The northern boundary of the Peninsular Block may be taken as an irregular line running from Rann of Kachchh along the western flank of the Aravali Range near Delhi and then roughly parallel to the Yamuna and the Ganga as far as the Rajmahal Hills and the Ganga delta. Apart from these, the Karbi Anglong and the Meghalaya Plateau in the northeast and Rajasthan in the west are also extensions of this block. The northeastern parts are separated by the Malda fault in West Bengal from the Chotanagpur plateau. In Rajasthan, the desert and other desert–like features overlay this block.
STRUCTURE & FORMATION;
The Peninsula is formed essentially by a great complex of very ancient gneisses and granites, which constitutes a major part of it. Since the Cambrian period, the Peninsula has been standing like a rigid block with the exception of some of its western coast which is submerged beneath the sea and some other parts changed due to tectonic activity without affecting the original basement. As a part of the Indo-Australian Plate, it has been subjected to various vertical movements and block faulting. The rift valleys of the Narmada, the Tapi and the Mahanadi and the Satpura block mountains are some examples of it.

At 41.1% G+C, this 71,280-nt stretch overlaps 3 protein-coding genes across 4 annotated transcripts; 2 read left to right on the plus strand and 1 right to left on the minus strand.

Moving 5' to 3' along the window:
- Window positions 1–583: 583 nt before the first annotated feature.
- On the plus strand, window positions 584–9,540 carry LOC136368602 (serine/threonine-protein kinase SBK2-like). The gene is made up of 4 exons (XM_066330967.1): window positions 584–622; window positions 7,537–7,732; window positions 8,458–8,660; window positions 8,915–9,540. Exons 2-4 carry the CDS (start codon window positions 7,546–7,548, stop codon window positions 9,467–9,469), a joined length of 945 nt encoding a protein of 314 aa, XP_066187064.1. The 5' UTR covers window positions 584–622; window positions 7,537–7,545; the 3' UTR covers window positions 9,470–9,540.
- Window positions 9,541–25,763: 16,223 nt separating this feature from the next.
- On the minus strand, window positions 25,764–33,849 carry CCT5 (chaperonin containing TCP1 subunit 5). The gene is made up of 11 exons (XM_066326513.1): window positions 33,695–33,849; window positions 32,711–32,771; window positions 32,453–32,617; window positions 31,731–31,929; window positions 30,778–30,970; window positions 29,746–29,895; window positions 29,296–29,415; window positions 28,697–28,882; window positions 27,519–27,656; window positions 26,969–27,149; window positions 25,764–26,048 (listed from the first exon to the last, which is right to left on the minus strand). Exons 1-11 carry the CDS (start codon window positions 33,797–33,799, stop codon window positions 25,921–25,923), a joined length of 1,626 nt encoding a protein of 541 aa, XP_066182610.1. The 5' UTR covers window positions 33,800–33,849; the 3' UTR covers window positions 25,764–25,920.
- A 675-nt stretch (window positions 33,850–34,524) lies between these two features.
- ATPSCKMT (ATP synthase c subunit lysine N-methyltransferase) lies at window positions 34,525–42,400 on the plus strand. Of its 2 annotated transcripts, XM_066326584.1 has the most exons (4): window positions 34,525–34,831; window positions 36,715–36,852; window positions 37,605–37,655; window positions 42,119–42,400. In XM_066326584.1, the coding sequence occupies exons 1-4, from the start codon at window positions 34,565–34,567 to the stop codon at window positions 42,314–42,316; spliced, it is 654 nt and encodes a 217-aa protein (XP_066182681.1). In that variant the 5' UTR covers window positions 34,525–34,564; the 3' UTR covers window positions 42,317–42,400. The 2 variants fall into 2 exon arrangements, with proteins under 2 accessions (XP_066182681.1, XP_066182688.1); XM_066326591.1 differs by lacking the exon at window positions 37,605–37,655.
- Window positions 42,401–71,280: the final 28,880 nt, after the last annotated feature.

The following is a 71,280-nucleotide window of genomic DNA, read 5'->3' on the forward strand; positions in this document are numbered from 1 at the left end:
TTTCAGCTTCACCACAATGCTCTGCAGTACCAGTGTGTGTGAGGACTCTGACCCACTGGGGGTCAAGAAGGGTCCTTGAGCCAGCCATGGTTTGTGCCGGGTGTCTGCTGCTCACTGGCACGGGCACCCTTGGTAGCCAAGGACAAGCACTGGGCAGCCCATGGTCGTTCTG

MOUNTAINS & HILLS;
The Peninsula mostly consists of relict and residual mountains like the Aravali hills, the Nallamala hills, the Javadi hills, the Veliconda hills, the Palkonda range and the Mahendragiri hills, etc. The river valleys here are shallow with low gradients.
Most of the east flowing rivers form deltas before entering into the Bay of Bengal. The deltas formed by the Mahanadi, the Krishna, the Kaveri , the Godavari are the main east flowing ones.
The Narmada, the Tapi, the Sabarmati, the Mandovi, the Periyar are important west flowing rivers. They forms estuaries and mostly never forms delta.
THE FOLLOWING SUB-PARTS WILL BE COVERED IN COMING ARTICLES.